UC Santa Barbara musicology alumnus Vincent E. Rone ‘14 recently joined the faculty of Franciscan University of Steubenville in Ohio, where he teaches courses in music history and music theory. In the Spring of 2020, Vincent and his colleague Anthony Cirilla co-edited the anthology Mythopoeic Narrative in The Legend of Zelda, published by Routledge. Vincent also contributed a chapter in which he discusses the significance of nostalgia within the music of the game franchise.
Rone and Cirilla write of the anthology: “The Legend of Zelda series is one of the most popular and recognizable examples in videogames of what Tolkien referred to as mythopoeia, or myth-making. In his essay On Fairy Stories and a short poem entitled Mythopoeia, Tolkien makes the case that the fairy tale aesthetic is simply a more intimate version of the same principle underlying the great myths: the human desire to make meaning out of the world. By using mythopoeia as a touchstone concept, the essays in this volume explore how The Legend of Zelda series turns the avatar, through which the player interacts with the in-game world, into a player-character symbiote wherein the individual both enacts and observes the process of integrating worldbuilding with storytelling. Twelve essays explore Zelda’s mythmaking from the standpoints of literary criticism, videogame theory, musicology, ecocriticism, pedagogy, and more.”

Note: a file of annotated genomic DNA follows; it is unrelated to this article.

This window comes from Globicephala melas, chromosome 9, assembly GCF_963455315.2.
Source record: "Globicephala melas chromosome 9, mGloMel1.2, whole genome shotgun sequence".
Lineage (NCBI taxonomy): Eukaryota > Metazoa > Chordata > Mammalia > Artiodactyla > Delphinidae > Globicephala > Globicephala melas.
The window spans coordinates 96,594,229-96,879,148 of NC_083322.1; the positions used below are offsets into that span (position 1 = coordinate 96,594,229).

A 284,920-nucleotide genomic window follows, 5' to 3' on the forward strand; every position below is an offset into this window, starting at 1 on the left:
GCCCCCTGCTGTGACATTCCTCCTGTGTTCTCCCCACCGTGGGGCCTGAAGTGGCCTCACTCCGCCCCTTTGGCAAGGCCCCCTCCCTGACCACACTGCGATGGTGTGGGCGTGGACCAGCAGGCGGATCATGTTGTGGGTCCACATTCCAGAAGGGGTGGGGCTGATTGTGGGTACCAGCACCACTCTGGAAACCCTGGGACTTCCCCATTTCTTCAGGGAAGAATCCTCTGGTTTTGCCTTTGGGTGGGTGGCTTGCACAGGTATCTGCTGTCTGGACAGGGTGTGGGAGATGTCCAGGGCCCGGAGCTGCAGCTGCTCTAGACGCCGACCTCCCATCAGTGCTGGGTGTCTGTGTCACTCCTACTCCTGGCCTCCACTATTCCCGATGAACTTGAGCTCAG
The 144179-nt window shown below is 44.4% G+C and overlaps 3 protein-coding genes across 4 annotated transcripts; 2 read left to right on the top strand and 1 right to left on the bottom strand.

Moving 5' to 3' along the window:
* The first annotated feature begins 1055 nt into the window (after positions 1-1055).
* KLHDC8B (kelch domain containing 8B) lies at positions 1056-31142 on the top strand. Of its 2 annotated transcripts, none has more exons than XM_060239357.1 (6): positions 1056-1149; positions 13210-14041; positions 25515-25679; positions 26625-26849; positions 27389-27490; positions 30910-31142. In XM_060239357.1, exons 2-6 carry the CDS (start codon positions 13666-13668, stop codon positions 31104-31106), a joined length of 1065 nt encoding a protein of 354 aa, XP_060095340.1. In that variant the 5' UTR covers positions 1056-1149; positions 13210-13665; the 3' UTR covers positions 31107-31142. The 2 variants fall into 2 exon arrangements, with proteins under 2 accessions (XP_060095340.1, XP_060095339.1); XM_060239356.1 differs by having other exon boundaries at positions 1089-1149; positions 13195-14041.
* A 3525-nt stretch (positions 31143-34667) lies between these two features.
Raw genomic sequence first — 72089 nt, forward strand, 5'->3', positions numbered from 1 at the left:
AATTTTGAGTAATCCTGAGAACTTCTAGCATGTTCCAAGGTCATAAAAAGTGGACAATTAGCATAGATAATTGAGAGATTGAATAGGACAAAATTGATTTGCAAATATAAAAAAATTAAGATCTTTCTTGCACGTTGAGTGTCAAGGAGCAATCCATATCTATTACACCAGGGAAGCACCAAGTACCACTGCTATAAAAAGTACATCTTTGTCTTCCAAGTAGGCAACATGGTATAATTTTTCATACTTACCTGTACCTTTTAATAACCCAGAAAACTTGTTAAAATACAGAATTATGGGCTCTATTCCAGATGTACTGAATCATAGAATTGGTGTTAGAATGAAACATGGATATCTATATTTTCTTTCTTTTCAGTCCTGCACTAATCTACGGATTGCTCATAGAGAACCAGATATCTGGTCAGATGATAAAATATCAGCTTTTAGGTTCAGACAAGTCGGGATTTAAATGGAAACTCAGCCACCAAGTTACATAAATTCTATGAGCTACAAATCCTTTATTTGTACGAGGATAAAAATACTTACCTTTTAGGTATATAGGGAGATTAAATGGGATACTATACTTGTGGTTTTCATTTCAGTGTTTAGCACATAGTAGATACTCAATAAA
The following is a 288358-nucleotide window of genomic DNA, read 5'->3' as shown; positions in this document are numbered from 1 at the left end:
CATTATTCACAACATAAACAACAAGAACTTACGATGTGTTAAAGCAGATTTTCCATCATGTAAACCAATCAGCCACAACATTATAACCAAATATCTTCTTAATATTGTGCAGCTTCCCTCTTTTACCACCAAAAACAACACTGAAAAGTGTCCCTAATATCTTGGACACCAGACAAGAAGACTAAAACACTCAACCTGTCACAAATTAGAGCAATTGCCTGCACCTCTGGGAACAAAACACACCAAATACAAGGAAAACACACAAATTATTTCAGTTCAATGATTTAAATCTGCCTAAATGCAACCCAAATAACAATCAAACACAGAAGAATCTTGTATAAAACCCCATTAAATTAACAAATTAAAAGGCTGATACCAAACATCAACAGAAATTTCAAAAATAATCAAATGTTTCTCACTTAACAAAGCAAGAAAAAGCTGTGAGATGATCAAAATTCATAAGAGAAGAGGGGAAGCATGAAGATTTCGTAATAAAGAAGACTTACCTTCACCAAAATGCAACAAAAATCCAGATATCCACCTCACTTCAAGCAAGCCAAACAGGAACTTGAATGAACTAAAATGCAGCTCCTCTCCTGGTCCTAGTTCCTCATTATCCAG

Contributing to the Mythopoeic Narrative in The Legend of Zelda also led Vincent to spearhead a collaborative project of scholarly essays dedicated to nostalgia and videogame music, forthcoming by Intellect Books.
Learn more about the Mythopoeic Narrative in The Legend of Zelda here.
Vincent earned a PhD in musicology from UC Santa Barbara in 2014, where he studied with Dave Paul, Stefanie Tcharos, and his dissertation adviser Derek Katz. Since then he has taught at universities in New Jersey, Virginia, and now Franciscan University of Steubenville in Ohio. Vincent and his wife Susan live in Pittsburgh, PA, where he works as Director of Music and organist at Archangel Gabriel Parish comprising three Catholic churches.
Vincent’s research interests lie in music of religious resistance and protest in 1960s Catholic France, his dissertation topic. He lived in Paris under a Borchard Fellowship, which allowed him to complete his research. His work in this area has been published by The Journal of Musicological Research, The Church Music Association of America, and The American Organist. Since then, Vincent has broadened his interests to include nineteenth-century harmonic traditions depicting the natural and supernatural within film and videogame music. His work on the music of The Lord of the Rings film trilogy is published in The Journal of Music and the Moving Image, while his work on the Legend of Zelda videogame has appeared on the Ludomusicology Research Group and the newly launched Journal of Sound and Music in Games.
Read more about Vincent here.
September 10, 2020 - 10:18am